I was speaking to one of my clients – a corporate marketing executive – about a new campaign that she is designing. After talking about some possible strategies, she said she planned to spend the next few days doing some reading and deep thinking.
I was so impressed.
People may assert a belief that thinking is an important and necessary part of problem solving, creativity, and even inspiration, but it’s rare that I meet someone who recognizes the importance of carving out time to simply think.
It’s even rarer to find someone who actually does it.
Imagine telling your boss that you’re going to take the next couple days to think about the problems that your company is facing. Or telling your supervisor that you’ll be taking the afternoon off to think about ways of generating more sales.
Even if you were wise enough to find value in this process, how many bosses would see the wisdom in this idea?
Most bosses would scoff at such a notion, seeing a productive employee as one engaged in tangible, verifiable tasks. You’re certainly permitted to think on the job, but you’d better be doing something else at the same time and not just sitting in a comfortable chair, reading a book and pondering the universe.
Which is a stupid way to run a company. Right?
“Yes, please do think about the best way for our company to move forward, but you’d better be building out that sales deck, crunching some numbers, or selling another widget while doing so.”
My client gets it. She understands that the best ideas come from the best thinkers, and the best thinkers afford themselves the time to think.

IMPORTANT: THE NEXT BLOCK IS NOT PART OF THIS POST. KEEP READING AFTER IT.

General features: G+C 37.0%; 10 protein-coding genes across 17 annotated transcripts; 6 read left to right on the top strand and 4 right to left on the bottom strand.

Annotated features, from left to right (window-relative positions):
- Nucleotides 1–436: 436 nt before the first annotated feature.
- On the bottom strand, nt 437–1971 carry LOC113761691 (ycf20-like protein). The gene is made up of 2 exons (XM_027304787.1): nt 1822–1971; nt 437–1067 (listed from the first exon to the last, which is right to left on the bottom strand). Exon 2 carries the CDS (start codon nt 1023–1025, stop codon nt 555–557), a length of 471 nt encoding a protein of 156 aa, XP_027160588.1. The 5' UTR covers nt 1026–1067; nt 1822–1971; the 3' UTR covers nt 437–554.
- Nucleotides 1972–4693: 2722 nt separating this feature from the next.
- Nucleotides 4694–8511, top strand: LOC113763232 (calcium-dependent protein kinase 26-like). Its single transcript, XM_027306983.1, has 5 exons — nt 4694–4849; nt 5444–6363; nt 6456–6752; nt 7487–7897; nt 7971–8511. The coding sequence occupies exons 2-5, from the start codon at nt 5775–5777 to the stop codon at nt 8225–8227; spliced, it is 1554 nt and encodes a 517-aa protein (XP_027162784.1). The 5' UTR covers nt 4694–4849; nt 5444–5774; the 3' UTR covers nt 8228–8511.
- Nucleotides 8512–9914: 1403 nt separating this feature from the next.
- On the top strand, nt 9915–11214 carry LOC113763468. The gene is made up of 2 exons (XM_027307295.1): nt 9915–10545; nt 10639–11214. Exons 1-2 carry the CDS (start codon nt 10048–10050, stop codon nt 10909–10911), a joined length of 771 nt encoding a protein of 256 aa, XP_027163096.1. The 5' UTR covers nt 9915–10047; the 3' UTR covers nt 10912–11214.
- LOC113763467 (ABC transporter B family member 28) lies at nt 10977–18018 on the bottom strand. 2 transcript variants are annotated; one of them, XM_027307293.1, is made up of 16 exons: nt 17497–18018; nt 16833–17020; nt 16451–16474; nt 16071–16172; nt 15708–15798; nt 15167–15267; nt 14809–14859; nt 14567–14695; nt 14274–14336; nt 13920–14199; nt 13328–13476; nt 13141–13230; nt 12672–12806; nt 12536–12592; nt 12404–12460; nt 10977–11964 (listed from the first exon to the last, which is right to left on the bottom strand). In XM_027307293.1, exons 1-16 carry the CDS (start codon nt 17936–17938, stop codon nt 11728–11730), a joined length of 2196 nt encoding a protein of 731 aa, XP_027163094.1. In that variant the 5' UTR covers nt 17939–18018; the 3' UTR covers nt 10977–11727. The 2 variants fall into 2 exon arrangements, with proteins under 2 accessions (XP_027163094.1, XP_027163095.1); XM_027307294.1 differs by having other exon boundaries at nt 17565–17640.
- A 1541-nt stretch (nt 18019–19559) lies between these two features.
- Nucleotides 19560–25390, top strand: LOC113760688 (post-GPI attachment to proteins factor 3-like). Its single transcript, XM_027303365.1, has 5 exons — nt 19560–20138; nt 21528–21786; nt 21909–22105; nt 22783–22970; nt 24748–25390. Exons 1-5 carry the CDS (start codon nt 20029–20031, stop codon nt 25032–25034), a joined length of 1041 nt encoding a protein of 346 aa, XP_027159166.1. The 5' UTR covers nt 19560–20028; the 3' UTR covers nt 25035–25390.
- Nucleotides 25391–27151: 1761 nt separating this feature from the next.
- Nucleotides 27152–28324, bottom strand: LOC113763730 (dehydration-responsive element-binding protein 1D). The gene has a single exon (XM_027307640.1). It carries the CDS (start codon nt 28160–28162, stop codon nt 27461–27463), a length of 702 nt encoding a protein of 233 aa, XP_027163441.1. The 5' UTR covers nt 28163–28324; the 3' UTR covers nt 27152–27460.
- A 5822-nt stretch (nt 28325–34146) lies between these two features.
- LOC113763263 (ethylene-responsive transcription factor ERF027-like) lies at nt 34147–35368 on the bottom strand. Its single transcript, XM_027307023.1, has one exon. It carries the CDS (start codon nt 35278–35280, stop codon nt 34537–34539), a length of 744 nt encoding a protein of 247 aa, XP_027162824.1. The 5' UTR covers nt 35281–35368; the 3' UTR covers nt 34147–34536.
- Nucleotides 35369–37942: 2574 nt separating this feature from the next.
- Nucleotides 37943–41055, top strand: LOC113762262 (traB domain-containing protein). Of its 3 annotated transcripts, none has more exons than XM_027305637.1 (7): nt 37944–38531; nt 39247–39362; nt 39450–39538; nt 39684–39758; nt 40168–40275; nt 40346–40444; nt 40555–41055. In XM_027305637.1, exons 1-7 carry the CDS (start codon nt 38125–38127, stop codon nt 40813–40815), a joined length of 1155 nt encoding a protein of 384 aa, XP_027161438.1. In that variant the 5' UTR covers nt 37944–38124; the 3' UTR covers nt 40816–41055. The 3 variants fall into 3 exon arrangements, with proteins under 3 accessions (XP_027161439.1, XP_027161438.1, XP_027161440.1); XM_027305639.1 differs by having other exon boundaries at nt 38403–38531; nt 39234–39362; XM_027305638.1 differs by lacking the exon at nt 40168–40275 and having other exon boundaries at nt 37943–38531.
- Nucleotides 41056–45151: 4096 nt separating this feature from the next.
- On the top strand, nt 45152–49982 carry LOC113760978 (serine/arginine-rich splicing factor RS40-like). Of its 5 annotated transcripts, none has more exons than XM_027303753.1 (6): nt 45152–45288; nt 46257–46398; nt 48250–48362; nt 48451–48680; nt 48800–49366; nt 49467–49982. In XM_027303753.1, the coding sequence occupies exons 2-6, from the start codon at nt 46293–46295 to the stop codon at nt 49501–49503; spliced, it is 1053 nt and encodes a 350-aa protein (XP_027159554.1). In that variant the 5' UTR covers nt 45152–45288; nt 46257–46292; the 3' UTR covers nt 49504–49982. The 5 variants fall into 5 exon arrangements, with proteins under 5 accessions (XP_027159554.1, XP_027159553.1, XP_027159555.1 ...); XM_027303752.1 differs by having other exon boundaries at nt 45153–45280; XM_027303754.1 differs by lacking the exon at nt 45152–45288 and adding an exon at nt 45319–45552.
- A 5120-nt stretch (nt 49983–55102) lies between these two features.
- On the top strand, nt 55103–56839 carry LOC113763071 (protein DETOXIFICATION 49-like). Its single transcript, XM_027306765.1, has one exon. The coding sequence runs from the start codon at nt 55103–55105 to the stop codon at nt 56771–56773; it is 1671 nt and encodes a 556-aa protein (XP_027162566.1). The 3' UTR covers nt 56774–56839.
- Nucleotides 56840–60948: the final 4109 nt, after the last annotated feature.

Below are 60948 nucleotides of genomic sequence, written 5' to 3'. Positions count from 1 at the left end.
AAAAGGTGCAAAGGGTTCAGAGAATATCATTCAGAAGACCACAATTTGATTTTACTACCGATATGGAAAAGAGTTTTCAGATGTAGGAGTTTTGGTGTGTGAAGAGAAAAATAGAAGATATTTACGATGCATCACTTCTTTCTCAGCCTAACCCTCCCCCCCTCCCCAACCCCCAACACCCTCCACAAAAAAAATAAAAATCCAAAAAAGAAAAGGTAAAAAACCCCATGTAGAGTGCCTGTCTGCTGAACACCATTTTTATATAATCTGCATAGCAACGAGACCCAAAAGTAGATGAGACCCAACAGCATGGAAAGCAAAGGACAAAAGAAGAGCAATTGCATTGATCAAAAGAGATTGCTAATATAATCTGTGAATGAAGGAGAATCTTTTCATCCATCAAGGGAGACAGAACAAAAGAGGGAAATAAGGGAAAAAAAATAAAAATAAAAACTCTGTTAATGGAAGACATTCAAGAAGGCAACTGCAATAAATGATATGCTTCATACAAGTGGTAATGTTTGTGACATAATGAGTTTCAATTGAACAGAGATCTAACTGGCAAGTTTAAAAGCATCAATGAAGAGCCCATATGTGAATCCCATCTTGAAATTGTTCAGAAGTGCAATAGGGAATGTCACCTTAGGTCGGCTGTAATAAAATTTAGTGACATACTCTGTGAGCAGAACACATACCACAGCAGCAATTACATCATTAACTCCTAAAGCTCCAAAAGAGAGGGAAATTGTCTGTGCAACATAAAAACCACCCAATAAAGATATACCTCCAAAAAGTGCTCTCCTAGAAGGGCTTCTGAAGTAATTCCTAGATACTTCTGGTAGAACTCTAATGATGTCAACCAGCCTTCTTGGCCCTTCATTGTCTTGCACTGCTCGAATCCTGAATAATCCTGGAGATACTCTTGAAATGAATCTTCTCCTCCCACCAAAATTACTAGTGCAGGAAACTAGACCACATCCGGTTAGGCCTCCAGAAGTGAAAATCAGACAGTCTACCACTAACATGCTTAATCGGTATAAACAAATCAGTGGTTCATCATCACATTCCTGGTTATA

She also reads a lot, constantly crossing disciplines, diving headfirst into new topics, and aggressively reading well outside her field, because she knows that metaphor, simile, understanding, evidence, connection, and strategy require an understanding of the world beyond one’s own occupation. She understands that invention and solution are often inspired by the work of others in a variety of fields.
Recently she sent me an article on the monopoly held by salt manufactures, seeing a connection between this story of economics and the story she is trying to build for her company’s strategic shift. Her strategy has nothing to do with salt or economics, but the dynamics of the monopoly that salt manufactures control might serve as an excellent metaphor for her own strategy.
Connections like this don’t come without opening your mind to new things, and just as important, giving yourself the time to think about these new things.
Leaders understand this.
AOL CEO Tim Armstrong, for instance, requires his executives to spend ten percent of their day, or four hours per week, just thinking. Jeff Weiner, CEO of LinkedIn, schedules two hours of uninterrupted thinking time per day. Bill Gates takes a week off twice a year just to reflect deeply without interruption. Warren Buffet reportedly spends 80 percent of his week just thinking, and he’s been doing this for decades.
Unfortunately, for every leader who understands the importance of carving out time to think, there are ten million leaders who don’t. They would never think about scheduling precious time in their schedule to just think, and they would never give permission for their employees to do the same.
Does my client’s supervisor understand this? I don’t think so. But she’s fortunate enough to be in a position to have some control of her time and assertive and independent enough to do what she thinks is right.
Creation is not an act of spontaneous inspiration. It is not divinely conjured. Creation is the culmination of a wide variety of inputs and the willingness to consider these inputs within the context of the problems you are facing.
This requires time. Time to think.
My client gets this. More should.